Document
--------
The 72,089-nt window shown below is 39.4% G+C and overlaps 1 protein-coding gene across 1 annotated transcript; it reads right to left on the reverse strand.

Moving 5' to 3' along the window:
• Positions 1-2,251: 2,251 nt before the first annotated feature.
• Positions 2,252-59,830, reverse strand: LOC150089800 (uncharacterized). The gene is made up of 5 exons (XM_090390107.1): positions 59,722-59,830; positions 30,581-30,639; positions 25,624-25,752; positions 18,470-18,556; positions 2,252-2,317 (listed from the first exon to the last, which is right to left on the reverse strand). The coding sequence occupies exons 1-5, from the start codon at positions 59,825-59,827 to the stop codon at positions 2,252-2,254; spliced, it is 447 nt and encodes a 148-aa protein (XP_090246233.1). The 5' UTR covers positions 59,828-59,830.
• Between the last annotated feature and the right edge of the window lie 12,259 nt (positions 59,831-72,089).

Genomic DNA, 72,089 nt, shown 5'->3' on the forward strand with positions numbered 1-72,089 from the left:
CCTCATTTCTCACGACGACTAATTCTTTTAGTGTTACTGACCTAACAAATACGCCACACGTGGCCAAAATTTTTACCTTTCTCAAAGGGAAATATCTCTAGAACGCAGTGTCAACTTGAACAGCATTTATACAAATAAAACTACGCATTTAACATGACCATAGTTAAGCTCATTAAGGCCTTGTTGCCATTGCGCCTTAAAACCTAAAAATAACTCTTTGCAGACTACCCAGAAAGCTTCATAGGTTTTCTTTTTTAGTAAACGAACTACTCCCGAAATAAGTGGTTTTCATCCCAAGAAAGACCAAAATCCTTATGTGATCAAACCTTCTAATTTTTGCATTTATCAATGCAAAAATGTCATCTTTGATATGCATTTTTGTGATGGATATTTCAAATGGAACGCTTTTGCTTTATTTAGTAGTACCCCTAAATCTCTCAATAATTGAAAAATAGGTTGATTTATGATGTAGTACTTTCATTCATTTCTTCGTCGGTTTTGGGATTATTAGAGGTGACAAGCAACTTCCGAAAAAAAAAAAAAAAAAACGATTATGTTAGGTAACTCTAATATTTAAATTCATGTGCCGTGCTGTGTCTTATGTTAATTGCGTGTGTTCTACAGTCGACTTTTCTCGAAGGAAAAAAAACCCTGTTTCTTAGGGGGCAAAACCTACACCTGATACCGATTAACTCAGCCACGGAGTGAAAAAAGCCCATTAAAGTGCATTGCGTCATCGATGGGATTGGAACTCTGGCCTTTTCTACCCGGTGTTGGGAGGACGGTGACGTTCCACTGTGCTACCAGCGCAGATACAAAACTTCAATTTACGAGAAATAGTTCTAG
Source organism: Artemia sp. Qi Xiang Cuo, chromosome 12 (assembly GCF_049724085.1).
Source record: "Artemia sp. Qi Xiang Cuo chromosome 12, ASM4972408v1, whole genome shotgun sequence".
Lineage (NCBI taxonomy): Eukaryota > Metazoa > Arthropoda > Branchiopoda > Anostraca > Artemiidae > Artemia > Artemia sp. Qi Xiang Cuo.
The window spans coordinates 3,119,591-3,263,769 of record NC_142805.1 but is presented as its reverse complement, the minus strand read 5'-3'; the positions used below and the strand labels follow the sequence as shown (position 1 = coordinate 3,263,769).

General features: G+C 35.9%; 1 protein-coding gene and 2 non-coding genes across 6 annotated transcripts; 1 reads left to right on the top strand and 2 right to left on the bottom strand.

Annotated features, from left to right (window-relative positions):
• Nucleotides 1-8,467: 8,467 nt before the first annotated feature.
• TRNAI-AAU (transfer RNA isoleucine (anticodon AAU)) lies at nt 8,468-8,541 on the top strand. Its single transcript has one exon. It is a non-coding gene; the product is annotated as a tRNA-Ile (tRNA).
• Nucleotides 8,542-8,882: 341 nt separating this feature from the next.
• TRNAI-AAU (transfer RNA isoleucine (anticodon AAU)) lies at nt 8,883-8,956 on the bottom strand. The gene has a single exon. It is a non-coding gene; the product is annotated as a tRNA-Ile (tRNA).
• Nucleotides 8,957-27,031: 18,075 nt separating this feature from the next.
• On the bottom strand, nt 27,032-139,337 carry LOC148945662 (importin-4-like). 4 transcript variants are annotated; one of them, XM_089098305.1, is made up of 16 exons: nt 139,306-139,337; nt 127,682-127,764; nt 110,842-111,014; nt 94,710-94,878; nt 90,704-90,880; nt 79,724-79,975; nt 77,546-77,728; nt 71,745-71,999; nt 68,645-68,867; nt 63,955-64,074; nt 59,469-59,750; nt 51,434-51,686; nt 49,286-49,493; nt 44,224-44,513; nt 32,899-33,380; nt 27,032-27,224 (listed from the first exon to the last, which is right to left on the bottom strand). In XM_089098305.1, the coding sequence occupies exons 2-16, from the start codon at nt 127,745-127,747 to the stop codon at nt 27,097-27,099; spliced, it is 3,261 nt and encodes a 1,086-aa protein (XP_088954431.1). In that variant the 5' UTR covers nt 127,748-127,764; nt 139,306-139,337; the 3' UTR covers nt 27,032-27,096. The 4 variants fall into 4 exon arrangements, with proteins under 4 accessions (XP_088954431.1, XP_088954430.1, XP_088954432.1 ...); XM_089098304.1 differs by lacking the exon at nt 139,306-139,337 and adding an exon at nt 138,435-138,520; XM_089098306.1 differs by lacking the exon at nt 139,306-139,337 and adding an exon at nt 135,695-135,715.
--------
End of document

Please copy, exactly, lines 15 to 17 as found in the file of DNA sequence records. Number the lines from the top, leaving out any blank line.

• TRNAI-AAU (transfer RNA isoleucine (anticodon AAU)) lies at nt 8,468-8,541 on the top strand. Its single transcript has one exon. It is a non-coding gene; the product is annotated as a tRNA-Ile (tRNA).
• Nucleotides 8,542-8,882: 341 nt separating this feature from the next.
• TRNAI-AAU (transfer RNA isoleucine (anticodon AAU)) lies at nt 8,883-8,956 on the bottom strand. The gene has a single exon. It is a non-coding gene; the product is annotated as a tRNA-Ile (tRNA).